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Issue in this Case is Whether Defendant Should be Held for Contempt

A New York Family Lawyer said that, in a matrimonial action in which the parties were divorced by judgment of divorce entered May 5, 2003, the plaintiff appeals from (1) an order of the Supreme Court, Suffolk County, dated September 2, 2008, which denied her post judgment motion to hold the defendant in contempt, sua sponte vacated the child support provisions of the parties’ separation agreement on the ground that they did not comply with Domestic Relations Law § 240(1)(b) and (h), and set the matter down for a de novo hearing on the issues of child support, child care expenses, and health care expenses, and (2) an order of the same court dated February 4, 2009, which denied her motion for leave to renew and reargue.

The issue in this case is whether defendant should be held in contempt for vacating the child support provisions in the separation agreement.

A New York Custody Lawyer said that, following almost seven years of marriage, the plaintiff and the defendant were divorced by judgment entered May 5, 2003, which incorporated, but did not merge with, the parties’ separation agreement, whereby, among other things, the plaintiff retained custody of the parties’ daughter, and the defendant was directed to pay child support in the sum of $250 per week. As a result of the defendant’s allegedly sporadic payments of child support, the plaintiff moved to hold the defendant in contempt of court pursuant to Domestic Relations Law § 245 and Judiciary Law § 753, for his contumacious failure to pay child support, thus accumulating arrears of $52,155.
Although the defendant failed to bring a cross motion or plenary action to vacate or set aside the separation agreement, he nonetheless asserted in his opposition papers that the separation agreement’s child support provisions were invalid and unenforceable for failure to comply with the recitation requirements of the Child Support Standards Act (see Domestic Relations Law § 240[1-b], [h]). The Supreme Court denied the plaintiff’s contempt motion and sua sponte vacated the child support provisions as unenforceable, setting the matter of child support, child care expenses, and health care expenses down for a de novo hearing. The plaintiff unsuccessfully moved for re-argument and renewal of that order. These appeals ensued from the resulting orders.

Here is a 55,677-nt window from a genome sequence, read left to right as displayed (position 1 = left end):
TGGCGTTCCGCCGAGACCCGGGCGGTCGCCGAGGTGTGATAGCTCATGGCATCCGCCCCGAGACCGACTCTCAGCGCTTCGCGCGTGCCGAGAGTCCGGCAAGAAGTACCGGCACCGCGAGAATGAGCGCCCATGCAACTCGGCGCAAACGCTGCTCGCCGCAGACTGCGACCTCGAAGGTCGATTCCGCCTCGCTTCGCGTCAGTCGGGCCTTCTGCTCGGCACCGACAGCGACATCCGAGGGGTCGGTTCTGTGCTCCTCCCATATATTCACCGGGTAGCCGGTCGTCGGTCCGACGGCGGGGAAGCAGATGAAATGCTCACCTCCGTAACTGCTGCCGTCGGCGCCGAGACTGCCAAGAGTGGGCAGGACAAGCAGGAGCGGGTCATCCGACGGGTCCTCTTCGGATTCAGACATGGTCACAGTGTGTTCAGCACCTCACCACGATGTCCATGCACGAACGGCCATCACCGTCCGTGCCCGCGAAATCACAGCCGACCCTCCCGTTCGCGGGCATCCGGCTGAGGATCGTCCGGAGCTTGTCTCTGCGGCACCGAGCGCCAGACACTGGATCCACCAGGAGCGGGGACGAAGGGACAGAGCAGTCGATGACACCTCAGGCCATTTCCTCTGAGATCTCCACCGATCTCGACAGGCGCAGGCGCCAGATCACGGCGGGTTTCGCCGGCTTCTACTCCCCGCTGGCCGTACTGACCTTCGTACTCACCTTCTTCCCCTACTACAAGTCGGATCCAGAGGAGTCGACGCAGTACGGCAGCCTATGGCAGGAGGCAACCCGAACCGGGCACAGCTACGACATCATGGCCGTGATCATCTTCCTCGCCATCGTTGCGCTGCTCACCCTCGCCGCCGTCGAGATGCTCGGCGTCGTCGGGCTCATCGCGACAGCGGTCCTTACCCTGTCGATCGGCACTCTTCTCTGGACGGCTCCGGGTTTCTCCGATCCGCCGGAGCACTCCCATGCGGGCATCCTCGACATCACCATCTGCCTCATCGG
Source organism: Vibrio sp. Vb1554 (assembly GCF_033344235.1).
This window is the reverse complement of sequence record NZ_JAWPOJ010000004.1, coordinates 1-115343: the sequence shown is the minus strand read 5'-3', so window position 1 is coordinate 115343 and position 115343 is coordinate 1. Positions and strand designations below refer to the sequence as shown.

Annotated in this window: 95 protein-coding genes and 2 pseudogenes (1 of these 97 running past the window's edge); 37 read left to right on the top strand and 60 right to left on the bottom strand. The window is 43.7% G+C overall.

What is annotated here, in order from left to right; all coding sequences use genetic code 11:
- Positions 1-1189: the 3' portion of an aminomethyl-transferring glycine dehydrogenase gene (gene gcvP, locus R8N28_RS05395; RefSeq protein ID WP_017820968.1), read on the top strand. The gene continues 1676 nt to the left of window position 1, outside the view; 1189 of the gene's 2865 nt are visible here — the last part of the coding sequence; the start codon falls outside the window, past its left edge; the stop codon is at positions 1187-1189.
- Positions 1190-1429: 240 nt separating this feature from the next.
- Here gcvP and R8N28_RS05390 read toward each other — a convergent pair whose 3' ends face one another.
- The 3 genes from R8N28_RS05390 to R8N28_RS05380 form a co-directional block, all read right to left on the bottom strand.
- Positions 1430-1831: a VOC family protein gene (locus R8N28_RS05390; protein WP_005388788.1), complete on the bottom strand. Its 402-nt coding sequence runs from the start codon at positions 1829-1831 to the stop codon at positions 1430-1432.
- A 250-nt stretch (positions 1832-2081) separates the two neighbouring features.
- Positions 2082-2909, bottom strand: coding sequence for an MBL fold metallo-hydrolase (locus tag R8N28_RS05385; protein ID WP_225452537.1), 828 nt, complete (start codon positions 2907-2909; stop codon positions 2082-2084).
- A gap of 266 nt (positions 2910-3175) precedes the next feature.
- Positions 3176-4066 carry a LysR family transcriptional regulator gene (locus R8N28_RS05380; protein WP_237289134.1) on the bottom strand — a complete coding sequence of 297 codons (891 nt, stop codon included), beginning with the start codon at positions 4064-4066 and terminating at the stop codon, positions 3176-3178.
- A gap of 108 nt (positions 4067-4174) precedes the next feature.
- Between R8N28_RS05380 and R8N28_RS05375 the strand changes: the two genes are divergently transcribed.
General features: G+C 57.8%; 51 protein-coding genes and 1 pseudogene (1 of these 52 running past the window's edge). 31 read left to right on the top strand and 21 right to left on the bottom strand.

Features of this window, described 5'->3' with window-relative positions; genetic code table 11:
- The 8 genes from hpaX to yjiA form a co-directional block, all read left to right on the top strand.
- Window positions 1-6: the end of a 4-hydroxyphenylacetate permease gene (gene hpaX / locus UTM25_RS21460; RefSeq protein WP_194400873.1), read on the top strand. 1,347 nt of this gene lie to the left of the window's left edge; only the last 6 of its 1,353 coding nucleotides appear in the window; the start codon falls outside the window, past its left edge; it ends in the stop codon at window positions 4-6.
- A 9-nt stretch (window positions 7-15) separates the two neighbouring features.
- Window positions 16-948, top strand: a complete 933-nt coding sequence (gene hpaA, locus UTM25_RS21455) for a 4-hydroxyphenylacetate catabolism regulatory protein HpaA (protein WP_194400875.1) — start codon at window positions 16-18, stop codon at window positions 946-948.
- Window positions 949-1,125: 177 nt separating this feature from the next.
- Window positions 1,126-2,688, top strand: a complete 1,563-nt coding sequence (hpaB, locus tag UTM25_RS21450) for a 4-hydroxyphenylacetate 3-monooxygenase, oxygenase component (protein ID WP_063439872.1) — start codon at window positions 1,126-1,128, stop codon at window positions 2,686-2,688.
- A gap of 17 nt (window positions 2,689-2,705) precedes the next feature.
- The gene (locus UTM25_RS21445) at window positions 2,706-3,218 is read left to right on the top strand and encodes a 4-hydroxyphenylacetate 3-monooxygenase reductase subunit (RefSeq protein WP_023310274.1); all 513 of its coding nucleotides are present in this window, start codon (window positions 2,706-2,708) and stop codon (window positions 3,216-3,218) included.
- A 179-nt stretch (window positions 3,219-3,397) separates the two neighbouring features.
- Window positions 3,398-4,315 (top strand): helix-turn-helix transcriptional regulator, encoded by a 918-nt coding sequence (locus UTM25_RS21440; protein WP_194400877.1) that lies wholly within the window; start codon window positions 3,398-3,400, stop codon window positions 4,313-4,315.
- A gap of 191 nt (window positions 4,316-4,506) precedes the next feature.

Under the circumstances, the Supreme Court erred in sua sponte vacating the child support provisions of the parties’ separation agreement. A Bronx Family Lawyer said the proper vehicle for challenging the propriety of child support provisions contained in a separation agreement or stipulation of settlement incorporated, but not merged, into a divorce judgment is by either commencing a separate plenary “action in which such relief is sought in a cause of action” or by motion within the context of an enforcement proceeding.

Here, the defendant neither interposed a cross motion, nor commenced a separate plenary action, seeking to vacate or set aside the purportedly unenforceable child support provisions. A Brooklyn Family Lawyer said the Supreme Court erred in sua sponte vacating the child support provisions in the separation agreement and denying the plaintiff’s contempt motion. Accordingly, the matter must be remitted to the Supreme Court, Suffolk County, for a determination of the plaintiff’s motion on the merits.
Accordingly, the court held that the the appeal from so much of the order dated February 4, 2009, as denied that branch of the plaintiff’s motion which was for leave to reargue is dismissed, as no appeal lies from an order denying re-argument; and it is further, ordered that on the Court’s own motion, the plaintiff’s notice of appeal from so much of the order dated September 2, 2008, as, sua sponte, vacated the child support provision of the parties’ separation agreement and set the matter down for a hearing is treated as an application for leave to appeal from those portions of the order, and leave to appeal is granted; and it is further, ordered that the order dated September 2, 2008, is reversed, on the law, and the matter is remitted to the Supreme Court, Suffolk County, for a new determination of the plaintiff’s motion to hold the defendant in contempt; and it is further, ordered that the appeal from so much of the order dated February 4, 2009, as denied that branch of the plaintiff’s motion which was for leave to renew is dismissed as academic in light of our determination on the appeal from the order dated September 2, 2008; and it is further, ordered that one bill of costs is awarded to the plaintiff.

If the child support provision has been omitted in your separation agreement, seek the legal advice of a Suffolk Family Attorney and Suffolk Child Support Attorney at Stephen Bilkis and Associates in order to know what remedies you can avail.

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